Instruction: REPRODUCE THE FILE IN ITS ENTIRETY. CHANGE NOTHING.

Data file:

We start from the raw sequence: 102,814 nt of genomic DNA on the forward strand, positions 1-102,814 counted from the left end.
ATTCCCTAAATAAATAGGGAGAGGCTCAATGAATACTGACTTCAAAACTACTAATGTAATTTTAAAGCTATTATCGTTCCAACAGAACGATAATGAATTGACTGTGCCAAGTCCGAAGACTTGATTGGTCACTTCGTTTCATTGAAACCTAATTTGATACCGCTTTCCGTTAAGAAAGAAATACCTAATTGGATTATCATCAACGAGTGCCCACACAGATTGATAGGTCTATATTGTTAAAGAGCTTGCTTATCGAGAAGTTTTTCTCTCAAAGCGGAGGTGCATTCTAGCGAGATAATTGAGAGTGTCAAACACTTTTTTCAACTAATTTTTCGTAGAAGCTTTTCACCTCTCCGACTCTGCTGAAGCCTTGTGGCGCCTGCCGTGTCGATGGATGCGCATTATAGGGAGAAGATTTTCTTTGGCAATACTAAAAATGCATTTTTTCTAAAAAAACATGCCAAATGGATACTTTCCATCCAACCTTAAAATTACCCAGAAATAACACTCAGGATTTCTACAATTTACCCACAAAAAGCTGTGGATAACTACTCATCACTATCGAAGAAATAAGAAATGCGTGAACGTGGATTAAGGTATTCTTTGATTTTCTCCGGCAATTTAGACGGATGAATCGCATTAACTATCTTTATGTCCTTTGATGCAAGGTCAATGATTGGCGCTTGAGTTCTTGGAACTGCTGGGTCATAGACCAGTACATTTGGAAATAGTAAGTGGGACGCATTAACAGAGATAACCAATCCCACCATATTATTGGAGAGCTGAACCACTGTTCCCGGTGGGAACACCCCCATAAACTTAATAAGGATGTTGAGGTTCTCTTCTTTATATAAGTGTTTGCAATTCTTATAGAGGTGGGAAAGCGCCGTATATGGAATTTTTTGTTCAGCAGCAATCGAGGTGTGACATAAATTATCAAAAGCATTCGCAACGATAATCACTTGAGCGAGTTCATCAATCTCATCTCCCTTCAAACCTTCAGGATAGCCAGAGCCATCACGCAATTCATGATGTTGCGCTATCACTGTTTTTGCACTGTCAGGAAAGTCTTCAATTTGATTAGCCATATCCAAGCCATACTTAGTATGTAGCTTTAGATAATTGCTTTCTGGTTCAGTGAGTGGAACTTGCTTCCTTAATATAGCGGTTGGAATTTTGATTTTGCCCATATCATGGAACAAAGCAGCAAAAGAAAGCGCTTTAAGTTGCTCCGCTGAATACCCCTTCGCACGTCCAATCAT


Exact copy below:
We start from the raw sequence: 102,814 nt of genomic DNA on the forward strand, positions 1-102,814 counted from the left end.
ATTCCCTAAATAAATAGGGAGAGGCTCAATGAATACTGACTTCAAAACTACTAATGTAATTTTAAAGCTATTATCGTTCCAACAGAACGATAATGAATTGACTGTGCCAAGTCCGAAGACTTGATTGGTCACTTCGTTTCATTGAAACCTAATTTGATACCGCTTTCCGTTAAGAAAGAAATACCTAATTGGATTATCATCAACGAGTGCCCACACAGATTGATAGGTCTATATTGTTAAAGAGCTTGCTTATCGAGAAGTTTTTCTCTCAAAGCGGAGGTGCATTCTAGCGAGATAATTGAGAGTGTCAAACACTTTTTTCAACTAATTTTTCGTAGAAGCTTTTCACCTCTCCGACTCTGCTGAAGCCTTGTGGCGCCTGCCGTGTCGATGGATGCGCATTATAGGGAGAAGATTTTCTTTGGCAATACTAAAAATGCATTTTTTCTAAAAAAACATGCCAAATGGATACTTTCCATCCAACCTTAAAATTACCCAGAAATAACACTCAGGATTTCTACAATTTACCCACAAAAAGCTGTGGATAACTACTCATCACTATCGAAGAAATAAGAAATGCGTGAACGTGGATTAAGGTATTCTTTGATTTTCTCCGGCAATTTAGACGGATGAATCGCATTAACTATCTTTATGTCCTTTGATGCAAGGTCAATGATTGGCGCTTGAGTTCTTGGAACTGCTGGGTCATAGACCAGTACATTTGGAAATAGTAAGTGGGACGCATTAACAGAGATAACCAATCCCACCATATTATTGGAGAGCTGAACCACTGTTCCCGGTGGGAACACCCCCATAAACTTAATAAGGATGTTGAGGTTCTCTTCTTTATATAAGTGTTTGCAATTCTTATAGAGGTGGGAAAGCGCCGTATATGGAATTTTTTGTTCAGCAGCAATCGAGGTGTGACATAAATTATCAAAAGCATTCGCAACGATAATCACTTGAGCGAGTTCATCAATCTCATCTCCCTTCAAACCTTCAGGATAGCCAGAGCCATCACGCAATTCATGATGTTGCGCTATCACTGTTTTTGCACTGTCAGGAAAGTCTTCAATTTGATTAGCCATATCCAAGCCATACTTAGTATGTAGCTTTAGATAATTGCTTTCTGGTTCAGTGAGTGGAACTTGCTTCCTTAATATAGCGGTTGGAATTTTGATTTTGCCCATATCATGGAACAAAGCAGCAAAAGAAAGCGCTTTAAGTTGCTCCGCTGAATACCCCTTCGCACGTCCAATCAT